Weekly InSight: Can Mexico Protect Its Press from Violence and Corruption?

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In our May 18 Facebook Live session, Senior Investigator Deborah Bonello spoke with Jan-Albert Hootsen, the Mexico correspondent for the Committee to Protect Journalists, about the recent murder of a prominent Mexican journalist and the broader security situation for the country’s press.

The conversation began with Hootsen discussing his recent trip to Culiacán, in Mexico’s Sinaloa state, where renowned journalist Javier Valdez Cárdenas was murdered on May 15. Valdez, who earned widespread acclaim for his coverage of organized crime at the investigative news outlet Ríodoce, was killed in broad daylight near the office where he worked.

In addition, Hootsen and Bonello talked about the strong response to Valdez’s slaying from Mexico’s journalistic community, and how political factors have in the past impeded thorough investigations of violence against journalists, resulting in extreme levels of impunity for these crimes.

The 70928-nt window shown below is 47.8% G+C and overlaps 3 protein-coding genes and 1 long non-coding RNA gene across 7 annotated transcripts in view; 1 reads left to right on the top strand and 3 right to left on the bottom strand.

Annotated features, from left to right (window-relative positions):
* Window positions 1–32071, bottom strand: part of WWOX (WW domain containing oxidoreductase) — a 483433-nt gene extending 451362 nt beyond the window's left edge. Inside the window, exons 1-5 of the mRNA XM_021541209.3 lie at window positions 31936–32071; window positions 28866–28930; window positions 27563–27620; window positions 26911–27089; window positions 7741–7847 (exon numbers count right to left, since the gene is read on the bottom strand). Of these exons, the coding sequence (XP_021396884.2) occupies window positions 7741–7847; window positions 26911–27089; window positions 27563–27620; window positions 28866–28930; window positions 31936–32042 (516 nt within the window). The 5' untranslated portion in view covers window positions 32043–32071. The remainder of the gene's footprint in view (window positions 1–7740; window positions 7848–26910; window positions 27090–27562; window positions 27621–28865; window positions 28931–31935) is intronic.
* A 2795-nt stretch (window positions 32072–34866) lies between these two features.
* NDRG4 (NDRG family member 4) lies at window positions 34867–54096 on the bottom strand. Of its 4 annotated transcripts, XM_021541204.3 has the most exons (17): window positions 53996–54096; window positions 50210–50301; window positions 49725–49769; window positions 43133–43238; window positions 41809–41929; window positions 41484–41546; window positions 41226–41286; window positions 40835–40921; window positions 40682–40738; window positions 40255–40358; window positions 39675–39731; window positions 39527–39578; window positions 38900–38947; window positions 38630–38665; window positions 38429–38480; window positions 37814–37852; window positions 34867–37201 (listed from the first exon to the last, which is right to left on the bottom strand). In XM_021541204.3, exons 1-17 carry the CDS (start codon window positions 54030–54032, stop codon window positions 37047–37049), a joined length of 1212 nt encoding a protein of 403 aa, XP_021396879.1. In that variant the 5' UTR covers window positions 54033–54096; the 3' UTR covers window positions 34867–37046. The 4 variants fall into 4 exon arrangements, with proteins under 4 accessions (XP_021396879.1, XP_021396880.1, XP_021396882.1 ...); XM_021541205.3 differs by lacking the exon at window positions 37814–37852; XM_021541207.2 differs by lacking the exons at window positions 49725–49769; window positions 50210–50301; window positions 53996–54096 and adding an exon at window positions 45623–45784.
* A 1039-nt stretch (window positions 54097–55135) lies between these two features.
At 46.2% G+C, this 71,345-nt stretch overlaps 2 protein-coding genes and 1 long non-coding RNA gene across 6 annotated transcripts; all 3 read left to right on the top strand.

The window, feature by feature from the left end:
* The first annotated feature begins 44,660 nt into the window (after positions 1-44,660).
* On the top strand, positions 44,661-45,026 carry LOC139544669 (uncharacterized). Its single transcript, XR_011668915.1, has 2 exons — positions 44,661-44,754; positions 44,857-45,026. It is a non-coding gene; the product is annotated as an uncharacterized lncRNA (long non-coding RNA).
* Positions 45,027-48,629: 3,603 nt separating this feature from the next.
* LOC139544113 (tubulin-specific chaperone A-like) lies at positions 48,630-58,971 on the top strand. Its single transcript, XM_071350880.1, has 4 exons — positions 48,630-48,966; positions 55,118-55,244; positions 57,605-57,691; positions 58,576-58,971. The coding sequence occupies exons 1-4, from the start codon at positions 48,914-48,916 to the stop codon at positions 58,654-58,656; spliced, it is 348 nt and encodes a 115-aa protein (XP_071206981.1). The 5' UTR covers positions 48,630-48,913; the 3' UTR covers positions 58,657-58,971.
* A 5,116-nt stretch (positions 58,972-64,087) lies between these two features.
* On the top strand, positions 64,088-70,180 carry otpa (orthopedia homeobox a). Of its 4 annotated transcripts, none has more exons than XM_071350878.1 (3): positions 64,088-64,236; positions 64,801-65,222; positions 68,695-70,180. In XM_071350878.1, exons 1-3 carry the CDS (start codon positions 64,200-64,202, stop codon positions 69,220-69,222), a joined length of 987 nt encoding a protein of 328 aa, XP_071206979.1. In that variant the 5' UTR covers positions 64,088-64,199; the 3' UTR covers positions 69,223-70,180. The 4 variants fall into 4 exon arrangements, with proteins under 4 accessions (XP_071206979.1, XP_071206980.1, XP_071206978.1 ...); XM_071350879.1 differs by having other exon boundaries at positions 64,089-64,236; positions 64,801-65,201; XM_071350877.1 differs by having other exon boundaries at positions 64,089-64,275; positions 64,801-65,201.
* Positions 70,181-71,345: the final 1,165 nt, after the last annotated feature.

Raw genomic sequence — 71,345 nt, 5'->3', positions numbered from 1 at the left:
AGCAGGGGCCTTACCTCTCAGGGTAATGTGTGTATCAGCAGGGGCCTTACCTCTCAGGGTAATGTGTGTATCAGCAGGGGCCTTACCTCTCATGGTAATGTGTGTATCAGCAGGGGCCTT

SEE ALSO: Mexico News and Profiles

Bonello and Hootsen also discussed how rising violence against journalists comes against a backdrop of rising violence more generally in Mexico, in part as a result of a flawed security strategy that has been associated with a long and growing list of grave human rights abuses.

Hootsen linked the risks faced by journalists to the government’s broader inability to protect citizens from criminal violence, and explained how journalists are affected in specific ways due to the nature of their work. He said that the threats faced by journalists, particularly those covering organized crime, create a “vicious circle of journalistic impotence” that reduces the ability of the media to inform the public about these important issues.

Watch the Facebook Live broadcast for the full conversation:

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